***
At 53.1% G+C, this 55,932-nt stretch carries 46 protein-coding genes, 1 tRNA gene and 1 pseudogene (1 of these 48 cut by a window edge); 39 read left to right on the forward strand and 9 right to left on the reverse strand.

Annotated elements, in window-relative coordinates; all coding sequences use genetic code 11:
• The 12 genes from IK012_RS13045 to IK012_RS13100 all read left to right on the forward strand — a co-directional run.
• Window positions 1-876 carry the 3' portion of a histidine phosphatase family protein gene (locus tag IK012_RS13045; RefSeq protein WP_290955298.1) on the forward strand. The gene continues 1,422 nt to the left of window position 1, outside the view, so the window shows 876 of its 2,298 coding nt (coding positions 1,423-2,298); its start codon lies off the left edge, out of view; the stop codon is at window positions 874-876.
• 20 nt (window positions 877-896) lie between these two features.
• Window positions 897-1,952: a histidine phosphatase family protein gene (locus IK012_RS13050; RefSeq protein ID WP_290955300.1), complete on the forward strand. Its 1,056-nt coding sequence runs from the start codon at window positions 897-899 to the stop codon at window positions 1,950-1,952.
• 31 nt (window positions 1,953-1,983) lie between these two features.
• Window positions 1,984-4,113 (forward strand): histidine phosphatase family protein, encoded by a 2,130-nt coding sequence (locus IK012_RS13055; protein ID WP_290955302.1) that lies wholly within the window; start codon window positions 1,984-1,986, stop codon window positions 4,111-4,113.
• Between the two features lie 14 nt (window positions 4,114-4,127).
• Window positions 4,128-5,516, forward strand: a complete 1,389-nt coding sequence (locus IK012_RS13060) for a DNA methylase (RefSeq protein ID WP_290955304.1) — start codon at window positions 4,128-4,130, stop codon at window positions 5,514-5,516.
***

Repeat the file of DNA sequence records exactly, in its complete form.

At 53.1% G+C, this 55,932-nt stretch carries 46 protein-coding genes, 1 tRNA gene and 1 pseudogene (1 of these 48 cut by a window edge); 39 read left to right on the forward strand and 9 right to left on the reverse strand.

Annotated elements, in window-relative coordinates; all coding sequences use genetic code 11:
• The 12 genes from IK012_RS13045 to IK012_RS13100 all read left to right on the forward strand — a co-directional run.
• Window positions 1-876 carry the 3' portion of a histidine phosphatase family protein gene (locus tag IK012_RS13045; RefSeq protein WP_290955298.1) on the forward strand. The gene continues 1,422 nt to the left of window position 1, outside the view, so the window shows 876 of its 2,298 coding nt (coding positions 1,423-2,298); its start codon lies off the left edge, out of view; the stop codon is at window positions 874-876.
• 20 nt (window positions 877-896) lie between these two features.
• Window positions 897-1,952: a histidine phosphatase family protein gene (locus IK012_RS13050; RefSeq protein ID WP_290955300.1), complete on the forward strand. Its 1,056-nt coding sequence runs from the start codon at window positions 897-899 to the stop codon at window positions 1,950-1,952.
• 31 nt (window positions 1,953-1,983) lie between these two features.
• Window positions 1,984-4,113 (forward strand): histidine phosphatase family protein, encoded by a 2,130-nt coding sequence (locus IK012_RS13055; protein ID WP_290955302.1) that lies wholly within the window; start codon window positions 1,984-1,986, stop codon window positions 4,111-4,113.
• Between the two features lie 14 nt (window positions 4,114-4,127).
• Window positions 4,128-5,516, forward strand: a complete 1,389-nt coding sequence (locus IK012_RS13060) for a DNA methylase (RefSeq protein ID WP_290955304.1) — start codon at window positions 4,128-4,130, stop codon at window positions 5,514-5,516.